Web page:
What do you think about the big "avoid electronic" push?
Are electronics good? Yes and no.
I've been working on and earning a living working on cars for over 50 years. When I started, unless the engine was physically broke, it wasn't all that hard to get it running with a few inexpensive parts. A service call often just involved adjusting the points, you could "eyeball" it, checking the choke for operation and putting in every other spark plug in firing order. Pretty much everything was able to be taken apart and fixed. A tune up was 10,000 miles or once a year.
First on the scene was electronic ignition, I always worked in independent shops, we didn't have the "factory" test equipment, nor did we have a spare module sitting on the shelf to plug in to see if that fixed the problem. The modules were expensive and unreliable. Many people carried a "spare" module with them. If we did buy something and it didn't fix the problem, it came back off. The factory dealer wouldn't take it back because it was "used", the customer was NOT charged for a part he didn't need.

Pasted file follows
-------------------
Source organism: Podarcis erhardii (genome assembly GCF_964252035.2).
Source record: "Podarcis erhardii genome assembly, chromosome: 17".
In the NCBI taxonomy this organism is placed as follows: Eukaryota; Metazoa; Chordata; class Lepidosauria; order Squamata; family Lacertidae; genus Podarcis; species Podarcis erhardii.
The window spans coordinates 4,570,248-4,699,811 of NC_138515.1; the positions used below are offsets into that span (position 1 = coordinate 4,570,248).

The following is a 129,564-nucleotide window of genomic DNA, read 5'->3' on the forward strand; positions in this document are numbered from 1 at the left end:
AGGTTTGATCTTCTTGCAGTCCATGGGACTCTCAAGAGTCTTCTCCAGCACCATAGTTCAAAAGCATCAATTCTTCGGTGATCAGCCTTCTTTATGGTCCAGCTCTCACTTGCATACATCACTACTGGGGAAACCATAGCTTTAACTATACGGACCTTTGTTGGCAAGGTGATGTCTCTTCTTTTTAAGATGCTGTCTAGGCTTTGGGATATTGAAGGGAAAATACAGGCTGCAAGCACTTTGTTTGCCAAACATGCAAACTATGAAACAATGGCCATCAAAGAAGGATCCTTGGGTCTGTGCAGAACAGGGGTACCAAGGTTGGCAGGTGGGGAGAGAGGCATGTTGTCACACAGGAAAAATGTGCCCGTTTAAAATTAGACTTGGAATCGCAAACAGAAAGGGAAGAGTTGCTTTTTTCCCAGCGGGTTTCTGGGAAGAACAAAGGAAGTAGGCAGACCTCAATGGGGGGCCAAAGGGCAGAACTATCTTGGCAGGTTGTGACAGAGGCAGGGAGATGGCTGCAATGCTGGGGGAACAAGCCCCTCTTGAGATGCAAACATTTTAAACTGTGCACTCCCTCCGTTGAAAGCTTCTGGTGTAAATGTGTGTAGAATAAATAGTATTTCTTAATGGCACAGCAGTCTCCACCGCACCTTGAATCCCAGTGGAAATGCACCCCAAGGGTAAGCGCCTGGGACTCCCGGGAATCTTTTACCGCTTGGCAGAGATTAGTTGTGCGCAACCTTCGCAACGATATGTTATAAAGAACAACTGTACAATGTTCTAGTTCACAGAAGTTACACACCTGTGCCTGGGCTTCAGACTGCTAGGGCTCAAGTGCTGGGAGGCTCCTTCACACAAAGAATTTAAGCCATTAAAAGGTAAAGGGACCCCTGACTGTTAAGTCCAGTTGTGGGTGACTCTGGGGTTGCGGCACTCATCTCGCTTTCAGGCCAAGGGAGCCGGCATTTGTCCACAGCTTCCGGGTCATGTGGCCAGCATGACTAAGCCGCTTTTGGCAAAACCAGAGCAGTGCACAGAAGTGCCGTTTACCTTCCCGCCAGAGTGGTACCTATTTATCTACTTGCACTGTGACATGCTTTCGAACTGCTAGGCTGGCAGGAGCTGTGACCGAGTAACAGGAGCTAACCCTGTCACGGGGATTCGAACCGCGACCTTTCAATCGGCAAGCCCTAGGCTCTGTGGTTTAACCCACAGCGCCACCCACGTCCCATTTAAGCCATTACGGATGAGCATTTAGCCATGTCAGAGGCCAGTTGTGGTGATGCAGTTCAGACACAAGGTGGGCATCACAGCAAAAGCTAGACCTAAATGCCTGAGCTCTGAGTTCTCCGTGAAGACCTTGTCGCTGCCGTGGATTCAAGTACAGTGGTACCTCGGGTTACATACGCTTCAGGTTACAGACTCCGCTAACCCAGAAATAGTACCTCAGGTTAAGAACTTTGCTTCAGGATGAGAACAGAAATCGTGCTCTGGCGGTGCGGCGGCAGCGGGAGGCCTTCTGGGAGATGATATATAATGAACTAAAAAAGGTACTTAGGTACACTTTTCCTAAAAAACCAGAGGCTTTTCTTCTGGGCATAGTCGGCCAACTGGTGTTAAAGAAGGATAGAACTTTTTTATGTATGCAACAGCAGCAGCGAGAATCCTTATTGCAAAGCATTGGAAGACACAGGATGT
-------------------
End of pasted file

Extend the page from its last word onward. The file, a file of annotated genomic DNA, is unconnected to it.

Next were the many forms of fuel injection, which in my opinion were a huge leap forward. They were kind of "electronic" but relied mostly on air flow and temperature sensors. There wasn't an ECU for the whole engine.Things were getting harder to diagnose, service manuals were hard to get and expensive. Test equipment pretty much was a fuel pressure gauge and a VOM. There was no internet or hot line to call. The parts, though, were getting more and more expensive and less and less repairable.
By this time we had pretty much quit going out on service calls. If it didn't start we called a wrecker.
Todays engines, both gas and diesel, for the most part, last longer, get better mileage, have more horsepower, and are more reliable. When I started out, an engine with 100,000 miles was pretty rare. When everything works right, and for the most part it does, everything is wonderful. When something goes wrong, even the most sophisticated test equipment can't find all that much. It can tell you the general area to look. A good mechanic uses that info to start testing, but there is still a lot of testing that needs to be done, and that gets expensive.
Independent shops are getting pretty rare, just because the cost of information and equipment is too expensive. There are also less and less dealers around. My little town used to have three GM,two Ford and a Dodge dealer. Now, there is just one GM.
I work on my own vehicles, they are both mechanical diesels. My wife has a late model SUV with all the buttons. I fix the mechanical stuff, if and when the electronics go bad we'll probably just buy a different car.